Palo Pinto passes desalination plan

With water supplies for the Texas city of Mineral Wells dwindling, Palo Pinto county has approved, as part of its drought contingency plan, the construction of a US$ 6.1 million reverse osmosis desalination plant to treat water from the Brazos river.

A Palo Pinto water board decided the desalination plant was the most cost-effective way to meet water supply as drought continued to drain Lake Palo Pinto. Construction will start in early January and advisor, HDR, Engineering has been urged to push contractors to complete the project as early as mid April, according to HDR consultant, Ken Choffel.

Advisor to the board, HDR consultant, Ken Choffel said: “We have seven months of water left. We have to plan for the worst and hope for the best.”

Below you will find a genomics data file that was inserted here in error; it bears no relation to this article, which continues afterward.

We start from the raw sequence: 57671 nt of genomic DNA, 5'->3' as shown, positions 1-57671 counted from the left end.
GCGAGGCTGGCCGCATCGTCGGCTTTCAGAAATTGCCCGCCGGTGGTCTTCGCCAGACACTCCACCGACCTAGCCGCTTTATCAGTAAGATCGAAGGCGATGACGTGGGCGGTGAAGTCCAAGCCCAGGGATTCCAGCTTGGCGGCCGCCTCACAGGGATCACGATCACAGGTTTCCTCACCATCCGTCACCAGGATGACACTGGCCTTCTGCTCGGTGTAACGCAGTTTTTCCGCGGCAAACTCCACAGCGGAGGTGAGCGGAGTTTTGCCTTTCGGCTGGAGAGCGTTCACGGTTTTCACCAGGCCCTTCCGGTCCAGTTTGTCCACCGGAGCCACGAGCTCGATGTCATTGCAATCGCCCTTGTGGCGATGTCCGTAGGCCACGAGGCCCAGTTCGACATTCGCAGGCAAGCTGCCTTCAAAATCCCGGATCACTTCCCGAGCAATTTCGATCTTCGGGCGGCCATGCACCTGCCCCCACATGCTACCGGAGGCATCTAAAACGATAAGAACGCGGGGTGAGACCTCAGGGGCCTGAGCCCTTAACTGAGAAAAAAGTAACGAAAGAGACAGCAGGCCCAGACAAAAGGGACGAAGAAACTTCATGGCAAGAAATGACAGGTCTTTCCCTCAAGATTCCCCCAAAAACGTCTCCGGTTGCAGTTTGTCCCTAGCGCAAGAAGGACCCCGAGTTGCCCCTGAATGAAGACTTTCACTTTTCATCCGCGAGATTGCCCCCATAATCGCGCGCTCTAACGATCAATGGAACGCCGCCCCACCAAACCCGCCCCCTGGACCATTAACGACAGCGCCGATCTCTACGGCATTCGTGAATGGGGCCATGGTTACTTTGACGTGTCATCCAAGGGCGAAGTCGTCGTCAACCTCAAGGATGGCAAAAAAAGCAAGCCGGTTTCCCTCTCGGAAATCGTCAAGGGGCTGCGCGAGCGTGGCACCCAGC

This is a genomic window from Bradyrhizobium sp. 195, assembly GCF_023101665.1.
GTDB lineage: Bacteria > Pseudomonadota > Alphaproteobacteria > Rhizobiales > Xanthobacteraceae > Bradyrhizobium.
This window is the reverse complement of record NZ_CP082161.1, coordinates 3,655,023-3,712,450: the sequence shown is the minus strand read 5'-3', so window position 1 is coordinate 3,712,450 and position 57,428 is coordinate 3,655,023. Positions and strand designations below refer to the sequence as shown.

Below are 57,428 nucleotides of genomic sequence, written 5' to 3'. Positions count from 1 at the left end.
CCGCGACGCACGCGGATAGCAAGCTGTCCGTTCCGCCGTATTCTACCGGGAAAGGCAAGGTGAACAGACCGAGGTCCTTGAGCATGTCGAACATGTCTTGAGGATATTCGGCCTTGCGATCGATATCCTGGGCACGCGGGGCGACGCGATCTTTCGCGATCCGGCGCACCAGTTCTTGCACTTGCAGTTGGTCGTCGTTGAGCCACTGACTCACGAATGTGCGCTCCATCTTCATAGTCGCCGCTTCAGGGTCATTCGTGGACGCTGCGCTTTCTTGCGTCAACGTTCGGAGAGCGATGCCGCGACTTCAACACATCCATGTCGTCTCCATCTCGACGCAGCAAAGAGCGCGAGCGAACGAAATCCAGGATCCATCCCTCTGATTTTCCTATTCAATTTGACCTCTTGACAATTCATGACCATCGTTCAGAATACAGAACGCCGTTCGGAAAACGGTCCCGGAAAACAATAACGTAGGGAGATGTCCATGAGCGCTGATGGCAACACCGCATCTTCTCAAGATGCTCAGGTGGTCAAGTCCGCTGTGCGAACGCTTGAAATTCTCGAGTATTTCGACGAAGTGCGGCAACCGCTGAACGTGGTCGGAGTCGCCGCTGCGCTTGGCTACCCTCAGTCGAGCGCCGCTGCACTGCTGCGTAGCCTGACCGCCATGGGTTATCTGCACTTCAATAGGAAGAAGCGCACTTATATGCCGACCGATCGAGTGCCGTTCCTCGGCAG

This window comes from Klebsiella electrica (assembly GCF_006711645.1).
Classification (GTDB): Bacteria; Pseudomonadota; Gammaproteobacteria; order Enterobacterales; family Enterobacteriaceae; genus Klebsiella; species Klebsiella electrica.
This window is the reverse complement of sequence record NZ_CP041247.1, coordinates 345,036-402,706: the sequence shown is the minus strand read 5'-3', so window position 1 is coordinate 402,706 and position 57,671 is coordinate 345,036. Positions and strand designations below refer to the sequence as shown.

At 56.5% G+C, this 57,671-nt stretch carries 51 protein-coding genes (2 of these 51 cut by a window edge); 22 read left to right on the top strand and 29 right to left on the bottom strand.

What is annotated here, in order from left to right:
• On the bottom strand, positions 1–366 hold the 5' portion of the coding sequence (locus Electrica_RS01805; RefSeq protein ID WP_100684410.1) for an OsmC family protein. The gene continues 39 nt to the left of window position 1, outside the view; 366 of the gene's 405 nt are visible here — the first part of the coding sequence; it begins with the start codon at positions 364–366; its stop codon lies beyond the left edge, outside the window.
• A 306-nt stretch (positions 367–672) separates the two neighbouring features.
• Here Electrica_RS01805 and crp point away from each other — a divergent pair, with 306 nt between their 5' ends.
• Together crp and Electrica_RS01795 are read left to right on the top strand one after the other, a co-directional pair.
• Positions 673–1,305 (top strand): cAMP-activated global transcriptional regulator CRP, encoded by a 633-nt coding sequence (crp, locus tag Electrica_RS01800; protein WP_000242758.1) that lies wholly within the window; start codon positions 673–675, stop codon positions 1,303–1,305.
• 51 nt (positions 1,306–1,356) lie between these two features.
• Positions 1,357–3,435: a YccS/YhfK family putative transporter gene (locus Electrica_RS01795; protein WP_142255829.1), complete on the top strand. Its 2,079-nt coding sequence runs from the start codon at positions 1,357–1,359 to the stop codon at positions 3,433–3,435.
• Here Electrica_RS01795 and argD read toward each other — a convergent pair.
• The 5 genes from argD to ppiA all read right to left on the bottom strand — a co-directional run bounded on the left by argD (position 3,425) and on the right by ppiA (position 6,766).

The reverse osmosis plant, was one of three options HDR presented to the district, Choffel said.

He said an option to build a new pipeline from Lake Mineral Wells would have cost about US$7.1 million and would have extended the city’s current seven months of water by four months.

A third option, a pipeline from Weatherford, was discarded in October.

Construction of the reverse osmosis plant will begin in early January and HDR, at the urging of the board, will make a push for contractors to complete the project as soon as possible, potentially as early as mid April, Choffel said. At the very latest, the project would be completed by June, he said.